A Treatise on Rheumatic Gout, Or Chronic Rheumatic Arthritis of All the Joints

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Churchill, 1873 - Rheumatoid arthritis - 568 pages
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Page 299 - Although the opportunities of examining the pathological condition of joints which are affected in this manner are only of occasional occurrence, there is no surgeon of much experience who has not seen many cases of the same disease in the living person, or who, having seen them, will not assent to the correctness of the observation which I have already made, that inflammation of the synovial membrane is the first of the series of changes which the joint undergoes. This is clearly indicated by the...
Page 7 - It may also be a constitutional, or simply a local disorder. Thus, Dr. Robert Adams remarks that, " when we observe it affecting all the joints in the same individual on both sides symmetrically, we may feel assured that the chronic articular affection in such a case has proceeded from some deep constitutional taint. In the majority of such cases we shall, I believe, discover that the general chronic affection has been immediately preceded by an attack of rheumatic fever, from the lingering remains...
Page 22 - The gout attacks the patient in paroxysms of a few days, weeks, or months, and has complete intermissions, at first for years, but afterwards for shorter periods. The gout attacks men much more frequently than women. There is one distressful circumstance which distinguishes...
Page 550 - In the two cases to which I allude this preternatural growth of bone had taken place, and in consequence of the motion of the parts on each other, portions of it had been broken off and lay loose in the cavity of the joint.
Page 37 - II. 77. shape, with one surface smooth and cartilaginous, and the other surface having a thin layer of bone adhering to it, being evidently a portion of the articular surface actually broken off from the head of the tibia. That such an accident should occasionally happen from any sudden or violent motion of the joint, with a hard body loose in its cavity, is no more than might reasonably be expected.
Page 303 - ... being affected, that she lay almost helpless on a sofa, and various methods of treatment having been already employed to no purpose), having learned that cod-liver oil had been formerly supposed to be useful in some forms of rheumatism, I was tempted to prescribe this remedy for her. The purified oil was administered internally, and at the same time rubbed in as a liniment on the affected joints. It was a mere experiment ; but there is certainly great reason to believe that it was not altogether...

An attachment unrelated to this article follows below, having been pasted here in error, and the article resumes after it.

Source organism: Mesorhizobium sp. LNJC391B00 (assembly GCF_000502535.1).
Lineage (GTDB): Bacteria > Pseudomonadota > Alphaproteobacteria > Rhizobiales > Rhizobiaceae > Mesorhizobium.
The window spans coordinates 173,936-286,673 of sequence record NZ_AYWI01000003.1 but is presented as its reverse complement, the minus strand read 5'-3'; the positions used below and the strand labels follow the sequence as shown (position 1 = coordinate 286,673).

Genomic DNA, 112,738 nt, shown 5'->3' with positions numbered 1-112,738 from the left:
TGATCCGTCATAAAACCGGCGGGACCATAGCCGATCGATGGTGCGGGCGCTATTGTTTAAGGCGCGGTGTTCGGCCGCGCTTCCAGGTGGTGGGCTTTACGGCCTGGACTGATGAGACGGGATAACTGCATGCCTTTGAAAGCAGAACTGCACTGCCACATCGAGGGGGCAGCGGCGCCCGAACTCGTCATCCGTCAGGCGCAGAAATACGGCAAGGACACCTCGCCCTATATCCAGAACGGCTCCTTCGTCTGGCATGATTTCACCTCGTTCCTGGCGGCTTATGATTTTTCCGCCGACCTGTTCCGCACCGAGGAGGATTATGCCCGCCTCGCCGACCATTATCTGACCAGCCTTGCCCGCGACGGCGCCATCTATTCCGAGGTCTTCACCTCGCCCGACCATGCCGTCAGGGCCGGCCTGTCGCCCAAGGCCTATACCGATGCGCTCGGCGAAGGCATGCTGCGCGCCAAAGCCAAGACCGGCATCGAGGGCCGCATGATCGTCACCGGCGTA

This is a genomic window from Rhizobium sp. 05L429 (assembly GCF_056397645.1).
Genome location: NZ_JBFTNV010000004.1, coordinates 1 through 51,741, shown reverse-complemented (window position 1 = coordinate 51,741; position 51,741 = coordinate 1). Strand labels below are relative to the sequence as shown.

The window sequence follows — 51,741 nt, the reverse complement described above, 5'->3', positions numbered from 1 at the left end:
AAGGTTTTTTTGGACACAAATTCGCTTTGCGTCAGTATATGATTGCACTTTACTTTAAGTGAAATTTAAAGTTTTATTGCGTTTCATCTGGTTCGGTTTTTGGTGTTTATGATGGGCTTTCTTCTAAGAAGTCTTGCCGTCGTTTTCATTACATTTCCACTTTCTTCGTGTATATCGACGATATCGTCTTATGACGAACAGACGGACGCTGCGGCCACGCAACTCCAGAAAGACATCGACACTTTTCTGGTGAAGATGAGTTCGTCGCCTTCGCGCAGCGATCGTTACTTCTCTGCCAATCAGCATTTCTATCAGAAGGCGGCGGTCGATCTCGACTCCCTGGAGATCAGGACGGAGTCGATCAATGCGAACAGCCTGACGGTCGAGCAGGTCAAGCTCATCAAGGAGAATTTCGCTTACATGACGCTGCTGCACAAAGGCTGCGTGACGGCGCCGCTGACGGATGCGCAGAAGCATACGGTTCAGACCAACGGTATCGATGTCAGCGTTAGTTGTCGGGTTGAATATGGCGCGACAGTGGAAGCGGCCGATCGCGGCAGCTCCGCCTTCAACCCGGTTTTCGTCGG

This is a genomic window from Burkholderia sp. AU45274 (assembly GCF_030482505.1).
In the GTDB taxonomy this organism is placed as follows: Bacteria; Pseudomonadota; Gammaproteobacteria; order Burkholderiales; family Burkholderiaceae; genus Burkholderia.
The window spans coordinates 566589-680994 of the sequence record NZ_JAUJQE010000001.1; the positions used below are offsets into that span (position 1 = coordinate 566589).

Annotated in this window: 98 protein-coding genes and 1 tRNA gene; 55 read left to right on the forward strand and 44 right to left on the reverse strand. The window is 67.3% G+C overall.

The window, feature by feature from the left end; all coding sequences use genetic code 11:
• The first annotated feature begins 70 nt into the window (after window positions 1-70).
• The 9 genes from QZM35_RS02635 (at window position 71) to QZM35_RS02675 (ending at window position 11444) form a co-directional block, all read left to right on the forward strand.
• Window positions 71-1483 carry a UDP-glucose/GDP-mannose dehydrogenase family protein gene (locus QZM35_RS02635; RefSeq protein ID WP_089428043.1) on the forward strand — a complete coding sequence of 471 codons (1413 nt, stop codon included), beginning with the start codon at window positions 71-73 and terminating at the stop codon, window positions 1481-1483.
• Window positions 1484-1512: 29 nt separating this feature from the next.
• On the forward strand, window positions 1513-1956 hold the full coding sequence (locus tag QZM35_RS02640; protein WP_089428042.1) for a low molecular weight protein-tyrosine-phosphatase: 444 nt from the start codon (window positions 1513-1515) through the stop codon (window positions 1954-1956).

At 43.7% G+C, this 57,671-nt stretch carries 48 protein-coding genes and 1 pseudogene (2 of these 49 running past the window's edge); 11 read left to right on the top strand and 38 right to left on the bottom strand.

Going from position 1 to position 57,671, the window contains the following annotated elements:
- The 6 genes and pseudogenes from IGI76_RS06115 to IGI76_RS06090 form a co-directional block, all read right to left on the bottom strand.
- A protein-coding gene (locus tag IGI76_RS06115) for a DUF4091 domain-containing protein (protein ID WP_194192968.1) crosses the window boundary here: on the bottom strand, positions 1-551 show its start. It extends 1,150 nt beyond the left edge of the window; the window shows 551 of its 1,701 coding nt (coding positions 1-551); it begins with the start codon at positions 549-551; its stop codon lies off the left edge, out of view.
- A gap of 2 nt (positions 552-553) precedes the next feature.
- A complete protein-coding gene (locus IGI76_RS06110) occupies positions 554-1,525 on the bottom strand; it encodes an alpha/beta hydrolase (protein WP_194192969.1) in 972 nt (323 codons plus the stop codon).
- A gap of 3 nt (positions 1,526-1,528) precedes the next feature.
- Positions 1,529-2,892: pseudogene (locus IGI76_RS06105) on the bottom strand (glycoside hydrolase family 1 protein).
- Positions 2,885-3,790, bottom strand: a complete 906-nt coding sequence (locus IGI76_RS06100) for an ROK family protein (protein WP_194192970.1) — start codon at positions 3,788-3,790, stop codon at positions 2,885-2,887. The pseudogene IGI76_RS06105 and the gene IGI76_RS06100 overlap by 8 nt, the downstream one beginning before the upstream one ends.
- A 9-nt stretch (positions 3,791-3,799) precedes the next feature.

Page 142 - Unusually active means were required to subdue the inflammation, and, at the end of three weeks, though the swelling was much reduced, the tenderness in front of the joint, and pain on certain movements of the limb, were scarcely less than on the day after the occurrence of the accident. On comparing the joint with its fellow, now that the swelling had subsided, a marked difference was observable between their respective outlines ; the injured shoulder was evidently out of drawing, but without presenting...
Page 203 - January, 1839, she was admitted into St. George's Hospital, under the care of Dr. Chambers.
Page 15 - ... before it reaches what may be regarded as its most advanced stage. Throughout the whole of its course, it causes no severe pain, but there are constant uneasy sensations, and much distress and inconvenience, in consequence of the joints becoming gradually more rigid and unfit for use. The patient, in addition to his local ailments, always suffers, in a greater or less degree, from the usual effects of dyspepsia, which are aggravated by want of exercise. He is liable to acidity of the stomach,...
Page 120 - ... the anterior part of the neck of the scapula, which was hollowed, and formed the lower portion of the glenoid cavity. The natural rounded form of the head of the bone was much altered, it having become irregularly oviform, with its long axis from above downwards ; a small portion of the original glenoid cavity remained, but this was rendered irregular on its surface by the deposition of cartilage. There were also many particles of cartilaginous matter upon...

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